Yeh, that’s all it is
Shanachie 78034; 58 minutes; 2001
John Carty is a musical rarity in more ways than one, not only is he a remarkably able fiddler, but he’s no dab hand on the banjo and mandolin as well, an adept flute player too. Until fairly recently, John was probably better known in his birthplace of London, than in Ireland, despite his regular role as a tutor at summer schools and tours by his band, At the Racket, specialists in the Flanagan Brothers inspired dancehall music of the 1920s and 1930s.
John’s first album, The Cat That Ate the Candle (Cló Iar-Chonnachta CICD099, 1994), recorded with his long-time collaborator, pianist and banjo player Brian McGrath, was very much a banjo album. The second, Last Night’s Fun (Shanachie 79098, 1996) again saw McGrath as the main accompanist, but largely featured Carty’s fiddle, though both flute and banjo received an outing too. Many thought that his next album might possibly be flute-focussed, but John has resisted the temptation and Yeh, that’s all it is not only reinforces the strengths of his fiddling, but sees another instrument introduced - the tenor guitar. Brian McGrath is again on hand while Arty McGlynn’s guitars add another considered element to the mix.
Carty’s family roots lie in County Roscommon and he has been based there himself since the early 1990s. Boyle sits close to the borders of both Sligo and Leitrim and John is himself firmly rooted in the region, partly influenced by his father, John P., himself proficient on banjo and flute, who played with London’s Glenside Céilí Band. John’s notes include especial reference to the influence of Michael Coleman and Fred Finn (both, of course, from Sligo, but he is also imbued by the recordings of other notable musicians from North Connacht. Nevertheless, his repertoire is much broader than one might expect and Yeh, that’s all it is sees tunes drawn from a variety of sources, while the album’s title, by the way, comes from a brief descriptive statement from Arty McGlynn which introduces track 3, John’s own composition, Seanamhac Tube Station.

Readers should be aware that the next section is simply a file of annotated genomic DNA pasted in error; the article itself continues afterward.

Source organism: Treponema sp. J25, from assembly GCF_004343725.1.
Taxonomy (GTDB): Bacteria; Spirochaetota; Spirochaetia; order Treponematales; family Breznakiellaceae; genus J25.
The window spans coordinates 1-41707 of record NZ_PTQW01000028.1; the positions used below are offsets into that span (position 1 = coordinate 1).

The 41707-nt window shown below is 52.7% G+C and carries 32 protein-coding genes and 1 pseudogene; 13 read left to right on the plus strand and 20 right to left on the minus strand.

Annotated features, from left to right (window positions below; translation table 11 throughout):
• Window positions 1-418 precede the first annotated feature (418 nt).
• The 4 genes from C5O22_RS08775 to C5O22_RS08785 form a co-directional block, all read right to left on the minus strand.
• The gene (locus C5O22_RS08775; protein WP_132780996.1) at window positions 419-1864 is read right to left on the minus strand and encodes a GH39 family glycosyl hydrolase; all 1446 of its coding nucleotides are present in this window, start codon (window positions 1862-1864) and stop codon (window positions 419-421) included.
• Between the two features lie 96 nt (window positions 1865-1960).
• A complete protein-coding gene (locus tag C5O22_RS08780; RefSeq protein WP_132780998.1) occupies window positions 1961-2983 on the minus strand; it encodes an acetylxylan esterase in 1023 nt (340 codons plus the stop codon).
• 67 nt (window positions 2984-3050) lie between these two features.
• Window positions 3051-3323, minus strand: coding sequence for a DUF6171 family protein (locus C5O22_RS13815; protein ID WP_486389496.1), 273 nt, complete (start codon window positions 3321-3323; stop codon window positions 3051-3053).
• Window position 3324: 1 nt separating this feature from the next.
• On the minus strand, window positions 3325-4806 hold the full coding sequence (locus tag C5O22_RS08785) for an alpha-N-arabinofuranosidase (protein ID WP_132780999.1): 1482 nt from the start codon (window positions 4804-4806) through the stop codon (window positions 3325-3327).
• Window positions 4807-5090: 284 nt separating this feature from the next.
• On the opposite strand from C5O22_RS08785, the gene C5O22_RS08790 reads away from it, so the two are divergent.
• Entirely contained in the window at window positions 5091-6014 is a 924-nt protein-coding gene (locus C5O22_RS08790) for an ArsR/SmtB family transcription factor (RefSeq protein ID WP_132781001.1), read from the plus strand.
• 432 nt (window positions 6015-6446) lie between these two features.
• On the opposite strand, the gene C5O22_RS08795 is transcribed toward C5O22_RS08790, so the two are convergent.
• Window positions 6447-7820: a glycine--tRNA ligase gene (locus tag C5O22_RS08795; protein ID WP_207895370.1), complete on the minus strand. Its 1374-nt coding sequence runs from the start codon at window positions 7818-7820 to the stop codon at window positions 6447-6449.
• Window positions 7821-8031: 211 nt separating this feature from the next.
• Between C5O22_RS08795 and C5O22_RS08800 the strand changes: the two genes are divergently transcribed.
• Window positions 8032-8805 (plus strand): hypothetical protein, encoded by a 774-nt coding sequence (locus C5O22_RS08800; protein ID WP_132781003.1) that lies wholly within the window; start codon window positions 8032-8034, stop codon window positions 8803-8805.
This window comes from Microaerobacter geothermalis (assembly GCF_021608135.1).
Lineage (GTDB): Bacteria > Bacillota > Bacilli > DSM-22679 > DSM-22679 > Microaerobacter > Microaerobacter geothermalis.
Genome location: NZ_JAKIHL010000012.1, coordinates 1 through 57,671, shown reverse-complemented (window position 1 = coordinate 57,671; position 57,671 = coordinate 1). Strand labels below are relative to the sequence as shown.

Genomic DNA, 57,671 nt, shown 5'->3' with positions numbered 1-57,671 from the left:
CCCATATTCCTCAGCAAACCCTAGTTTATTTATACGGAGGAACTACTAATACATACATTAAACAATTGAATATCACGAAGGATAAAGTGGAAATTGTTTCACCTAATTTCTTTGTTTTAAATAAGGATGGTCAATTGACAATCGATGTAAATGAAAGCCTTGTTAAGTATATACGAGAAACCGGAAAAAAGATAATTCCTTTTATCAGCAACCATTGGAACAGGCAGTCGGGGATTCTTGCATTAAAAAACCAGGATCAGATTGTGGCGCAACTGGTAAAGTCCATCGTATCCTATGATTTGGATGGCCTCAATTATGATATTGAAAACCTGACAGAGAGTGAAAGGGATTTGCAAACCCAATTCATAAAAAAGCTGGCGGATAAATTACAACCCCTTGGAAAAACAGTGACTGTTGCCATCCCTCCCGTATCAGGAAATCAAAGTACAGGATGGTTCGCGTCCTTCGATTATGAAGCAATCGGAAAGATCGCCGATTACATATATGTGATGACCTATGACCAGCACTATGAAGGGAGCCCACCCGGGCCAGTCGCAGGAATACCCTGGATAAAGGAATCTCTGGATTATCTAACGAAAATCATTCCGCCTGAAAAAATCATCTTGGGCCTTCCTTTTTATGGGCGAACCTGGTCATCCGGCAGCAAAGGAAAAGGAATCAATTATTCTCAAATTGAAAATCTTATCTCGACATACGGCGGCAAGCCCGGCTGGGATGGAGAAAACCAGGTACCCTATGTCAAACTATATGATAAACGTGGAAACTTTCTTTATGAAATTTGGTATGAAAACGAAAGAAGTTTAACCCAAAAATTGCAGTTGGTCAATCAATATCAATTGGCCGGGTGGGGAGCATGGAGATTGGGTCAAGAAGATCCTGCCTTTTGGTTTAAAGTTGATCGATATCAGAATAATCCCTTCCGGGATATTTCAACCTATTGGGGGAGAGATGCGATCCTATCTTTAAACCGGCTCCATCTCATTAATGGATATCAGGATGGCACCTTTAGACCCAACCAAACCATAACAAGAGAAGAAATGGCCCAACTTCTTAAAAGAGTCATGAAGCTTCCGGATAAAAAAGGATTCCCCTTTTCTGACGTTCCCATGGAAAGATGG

So, as might be expected from someone who grew up in London, John’s version of George White’s comes from the Clare accordionist Raymond Roland, Liam Farrell’s (a.k.a. The Boys of Ballysodare) is a slip jig learned from the Co. Tyrone banjo player, while Paddy Fahy’s Hornpipe comes from the Connemara flute player, Marcus Hernon, who was also resident in London in the 1980s. Yet more tunes derive from London-Irish sources, The Barge Inn, one of Paddy ‘Nenagh’ O’Brien’s was learnt from the Connemara box player, Seán McDonagh, while Eileen O’Brien’s comes from the playing of the Leitrim fiddler, Brian Rooney, and the Wexford accordionist, Paddy Hayes. For good measure, John also includes the reel, The London Lasses, coupling it with Sligo Maid.
Carty’s fiddle tone is ever plangent, bright and ringing and perfectly suited to his repertoire. McGrath and McGlynn are two of the finest accompanists around and, all in all, this is one of the best Shanachie releases for some time.
This review by Geoff Wallis was originally written for Musical Traditions - www.mustrad.org.uk/.
For more information about Shanachie Records visit www.shanachie.com.